As I write my posts I wear the burden of history heavily on my head.  Without exact details it is difficult to write. Instead of striving to portray an absolutely accurate account, I have endeavoured to use real events to pose moral questions for you the reader to consider.  Armistice Day on 24th May 1915 was a very telling event, whereby both sides of the battle lay down arms and joined forces to bury their dead.  Whilst carrying out the grim task, they managed to offer hands of friendship, exchanged souvenirs and cigarettes, showed each other photos of family at home and in some cases, wished each other luck.  One must ask, “what was the point of it all, when so called enemies show they can be friends?”

Knowing that William Lyons was there 101 years ago, I am sure he won’t mind, along with the other players in my writings, representing the voices of the thousands of souls who endured horrific conditions at Gallipoli between April and December 1915.


Armistice Day, Gallipoli – 24th May 1915


On 24th May 1915, both sides lay down their arms in order to bury their dead. By then, thousands of dead men lay unattended beneath the hot Turkish sun.  There was no safe opportunity to bury them.

Standing amidst the quagmire of rotting flesh and black bloated forms bursting the seams of tired and dusty uniforms, William pulled his handkerchief soaked in antiseptic up over his nose.  Death was everywhere; there was no escaping it.  It clung to summer’s breath with a stench that fiercely invaded the orifices of his being.  It clouded his vision and ate away his mind like an acid bath.  He knew he could never escape the hollow gaze of several thousand dead men.  Many of them had been laying in the sun since the day of the first landing on April 25th.  The least the living could do was to give them a semblance of dignity.  “How ironic,” William thought to himself.  “That death has brought unity to both sides of this God forsaken war.”

William’s unshaven face wore the strains of the drudgery that had become his life since arriving on the Peninsula four days before.  Slowly lifting his hat with one hand, he urged his other through his short brown hair that was slicked down by layers of dirt, sweat and blood.  Replacing his hat on his head, he wound his long thin fingers around the shovel handle and began to dig the earth that would soon cover up the tragedy that has transpired.  As he witnessed the placement of bodies and body parts in the gruesome grave, he felt the tears well behind his eyes.  His military discipline kept them in check, stemming the flow.  He could not afford to drop his guard, to let his own weaknesses show.  He needed his strengths in order to survive.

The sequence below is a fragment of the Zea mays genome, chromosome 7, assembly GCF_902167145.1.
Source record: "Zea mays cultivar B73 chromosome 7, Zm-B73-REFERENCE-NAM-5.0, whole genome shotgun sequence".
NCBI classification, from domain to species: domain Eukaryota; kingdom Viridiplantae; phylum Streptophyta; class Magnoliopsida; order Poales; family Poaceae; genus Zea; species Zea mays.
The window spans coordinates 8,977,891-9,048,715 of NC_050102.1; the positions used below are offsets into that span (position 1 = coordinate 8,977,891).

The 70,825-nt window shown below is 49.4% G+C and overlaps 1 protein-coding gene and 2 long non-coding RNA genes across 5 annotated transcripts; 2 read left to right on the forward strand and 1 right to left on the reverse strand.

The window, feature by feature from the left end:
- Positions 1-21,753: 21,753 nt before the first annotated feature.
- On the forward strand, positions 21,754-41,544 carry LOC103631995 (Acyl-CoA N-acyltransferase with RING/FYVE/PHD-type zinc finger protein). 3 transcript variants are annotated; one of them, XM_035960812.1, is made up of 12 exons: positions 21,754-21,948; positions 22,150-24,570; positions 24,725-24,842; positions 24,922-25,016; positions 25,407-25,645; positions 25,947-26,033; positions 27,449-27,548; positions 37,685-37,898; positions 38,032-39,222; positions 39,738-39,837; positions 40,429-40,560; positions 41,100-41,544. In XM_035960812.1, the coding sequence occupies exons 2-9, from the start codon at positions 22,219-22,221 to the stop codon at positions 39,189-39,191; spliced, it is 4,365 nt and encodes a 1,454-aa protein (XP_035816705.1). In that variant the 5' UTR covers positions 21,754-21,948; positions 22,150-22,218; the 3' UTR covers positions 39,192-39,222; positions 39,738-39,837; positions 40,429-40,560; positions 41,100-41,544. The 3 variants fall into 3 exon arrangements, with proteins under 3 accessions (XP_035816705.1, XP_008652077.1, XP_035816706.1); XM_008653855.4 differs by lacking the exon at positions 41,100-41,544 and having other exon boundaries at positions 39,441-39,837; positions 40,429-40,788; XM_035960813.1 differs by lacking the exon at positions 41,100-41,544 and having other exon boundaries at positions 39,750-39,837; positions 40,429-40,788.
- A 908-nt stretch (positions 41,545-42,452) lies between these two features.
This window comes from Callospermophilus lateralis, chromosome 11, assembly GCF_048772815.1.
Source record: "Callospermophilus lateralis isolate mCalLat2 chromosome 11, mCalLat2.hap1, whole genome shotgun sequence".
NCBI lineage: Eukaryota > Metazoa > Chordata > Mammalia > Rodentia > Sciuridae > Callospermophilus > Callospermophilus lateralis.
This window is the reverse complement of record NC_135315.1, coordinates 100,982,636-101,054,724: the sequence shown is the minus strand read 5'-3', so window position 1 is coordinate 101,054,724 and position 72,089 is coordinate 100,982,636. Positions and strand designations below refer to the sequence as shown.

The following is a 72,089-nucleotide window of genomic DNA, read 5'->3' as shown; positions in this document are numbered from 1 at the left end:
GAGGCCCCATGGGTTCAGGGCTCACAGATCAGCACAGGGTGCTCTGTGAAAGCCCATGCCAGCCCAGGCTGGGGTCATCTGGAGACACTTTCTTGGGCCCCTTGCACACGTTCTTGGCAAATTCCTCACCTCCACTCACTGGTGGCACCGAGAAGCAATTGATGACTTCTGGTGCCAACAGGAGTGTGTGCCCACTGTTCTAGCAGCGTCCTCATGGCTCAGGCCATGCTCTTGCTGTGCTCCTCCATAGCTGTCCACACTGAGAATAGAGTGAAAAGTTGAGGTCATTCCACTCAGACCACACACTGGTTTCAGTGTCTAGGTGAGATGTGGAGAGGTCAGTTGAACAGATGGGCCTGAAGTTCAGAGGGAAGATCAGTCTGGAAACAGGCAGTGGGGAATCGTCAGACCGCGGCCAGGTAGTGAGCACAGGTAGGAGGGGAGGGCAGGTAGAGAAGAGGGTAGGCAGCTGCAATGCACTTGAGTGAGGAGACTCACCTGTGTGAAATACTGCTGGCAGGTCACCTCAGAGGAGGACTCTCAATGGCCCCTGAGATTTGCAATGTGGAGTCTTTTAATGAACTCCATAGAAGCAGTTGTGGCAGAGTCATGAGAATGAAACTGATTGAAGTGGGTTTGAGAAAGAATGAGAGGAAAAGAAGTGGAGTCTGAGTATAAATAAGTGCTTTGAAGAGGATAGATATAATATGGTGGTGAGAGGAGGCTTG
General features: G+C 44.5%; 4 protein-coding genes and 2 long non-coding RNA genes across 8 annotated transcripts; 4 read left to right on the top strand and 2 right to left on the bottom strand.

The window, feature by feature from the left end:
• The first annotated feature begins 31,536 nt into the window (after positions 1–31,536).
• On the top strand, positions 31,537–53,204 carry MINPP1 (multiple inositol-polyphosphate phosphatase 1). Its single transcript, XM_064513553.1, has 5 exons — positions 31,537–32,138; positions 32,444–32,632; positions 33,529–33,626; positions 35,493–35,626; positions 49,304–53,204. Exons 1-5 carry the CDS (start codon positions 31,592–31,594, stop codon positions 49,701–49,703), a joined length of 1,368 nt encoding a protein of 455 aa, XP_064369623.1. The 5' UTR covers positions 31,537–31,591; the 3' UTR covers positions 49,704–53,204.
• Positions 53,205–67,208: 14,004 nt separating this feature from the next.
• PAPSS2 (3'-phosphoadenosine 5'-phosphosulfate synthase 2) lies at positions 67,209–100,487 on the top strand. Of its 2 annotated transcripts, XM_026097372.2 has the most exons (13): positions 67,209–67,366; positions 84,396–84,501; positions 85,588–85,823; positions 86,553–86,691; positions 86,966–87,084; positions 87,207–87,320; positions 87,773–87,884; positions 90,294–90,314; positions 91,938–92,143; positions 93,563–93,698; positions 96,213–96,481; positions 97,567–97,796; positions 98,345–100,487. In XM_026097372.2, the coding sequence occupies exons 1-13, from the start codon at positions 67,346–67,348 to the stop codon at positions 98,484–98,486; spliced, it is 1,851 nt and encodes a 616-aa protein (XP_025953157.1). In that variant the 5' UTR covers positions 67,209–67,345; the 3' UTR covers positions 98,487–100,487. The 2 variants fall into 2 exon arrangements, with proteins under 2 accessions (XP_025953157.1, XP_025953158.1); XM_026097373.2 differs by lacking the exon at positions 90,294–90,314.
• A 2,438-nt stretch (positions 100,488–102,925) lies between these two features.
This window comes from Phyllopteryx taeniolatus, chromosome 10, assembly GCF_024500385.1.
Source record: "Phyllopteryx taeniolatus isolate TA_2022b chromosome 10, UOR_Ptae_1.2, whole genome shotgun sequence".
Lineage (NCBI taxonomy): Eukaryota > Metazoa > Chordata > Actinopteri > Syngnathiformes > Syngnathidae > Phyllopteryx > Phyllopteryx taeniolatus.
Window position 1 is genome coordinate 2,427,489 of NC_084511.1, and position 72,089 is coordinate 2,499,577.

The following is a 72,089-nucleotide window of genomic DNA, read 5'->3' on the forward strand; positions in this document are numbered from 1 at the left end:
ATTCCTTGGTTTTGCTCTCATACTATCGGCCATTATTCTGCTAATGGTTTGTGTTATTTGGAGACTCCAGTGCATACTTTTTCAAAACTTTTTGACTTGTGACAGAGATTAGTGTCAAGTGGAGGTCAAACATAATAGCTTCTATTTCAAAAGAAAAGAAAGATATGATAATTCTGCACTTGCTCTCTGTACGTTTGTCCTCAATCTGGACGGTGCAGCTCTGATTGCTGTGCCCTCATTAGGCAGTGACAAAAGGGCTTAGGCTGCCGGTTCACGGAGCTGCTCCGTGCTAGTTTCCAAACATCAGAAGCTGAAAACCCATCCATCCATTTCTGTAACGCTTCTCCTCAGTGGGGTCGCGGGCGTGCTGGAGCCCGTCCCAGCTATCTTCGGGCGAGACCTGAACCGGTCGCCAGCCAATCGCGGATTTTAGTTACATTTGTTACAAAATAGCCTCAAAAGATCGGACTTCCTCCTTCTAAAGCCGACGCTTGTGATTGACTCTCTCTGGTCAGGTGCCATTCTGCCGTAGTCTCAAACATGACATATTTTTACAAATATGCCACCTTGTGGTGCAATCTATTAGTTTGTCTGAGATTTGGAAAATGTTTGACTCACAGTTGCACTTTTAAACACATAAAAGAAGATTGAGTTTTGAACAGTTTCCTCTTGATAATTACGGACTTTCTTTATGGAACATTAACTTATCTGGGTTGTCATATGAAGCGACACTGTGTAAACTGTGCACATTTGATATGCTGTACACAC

Since he scrambled ashore four days before, the earth has barely stopped shaking and pounding from exploding shells.  The air has been clouded with dust, clods of earth, flying bullets and pieces of shrapnel mixed with human flesh and blood.  The turquoise waters of Anzac Cove that lured them ashore were a ruse, for this was no paradise.  They lived like rats in holes dug out of ridges and hills which they shared with the dead.  And sleep,  what is sleep?  “Surely, this is hell?” he has repeated beneath his breath like a mantra, over and over, trying to find some justification for the daily slaughter of good men.

As he continued to shift layers of Turkish soil, he caught sight of something white in the corner of his eye.  Sensing someone standing beside him, he glanced sideways to be greeted by a hand holding a crumpled cigarette packet.

“You…cigarette?” A young Turkish soldier asked William in heavily accented English.

“No, I don’t smoke.” William replied, shaking his head.

 “But thank you.” He tipped his hat to show his gratitude.

“I wish…luck,” the young soldier placed the crumpled cigarette packet back into his pocket and offered William his empty hand.

As he shook the Turkish soldier’s hand, William stared into his brown eyes for a brief moment, trying to grasp his offer of friendship.  That tiny fragment of time felt like a ray of light reaching out of the darkness.  They released their grip and the young man turned and walked away.

“Perhaps, there really is a God.” Commented a young Australian man who stood beside William, shovelling soil into the pit at a seemingly superhuman pace.

“And, you’ve had doubts?” William enquired.

“How can one not, Sir” the young man snapped back with a look that needed no reply.

“Indeed,” William said beneath his breath and continued to work the soil whilst listening to the conversations around him; the accented English; the swapping of souvenirs and photos.

“Perhaps you’re right, trooper,” he spoke.  “Is God trying to tell us something today?”

The young trooper stopped shovelling and straightened his back as he replied, “I hope the powers-that-be are listening, Sir.”

William felt an uneasy mixture of gratitude and guilt toward the enemy.  How can they treat us with kindness when it is we who have invaded their land?  Today is so surreal.  Is it just a dream?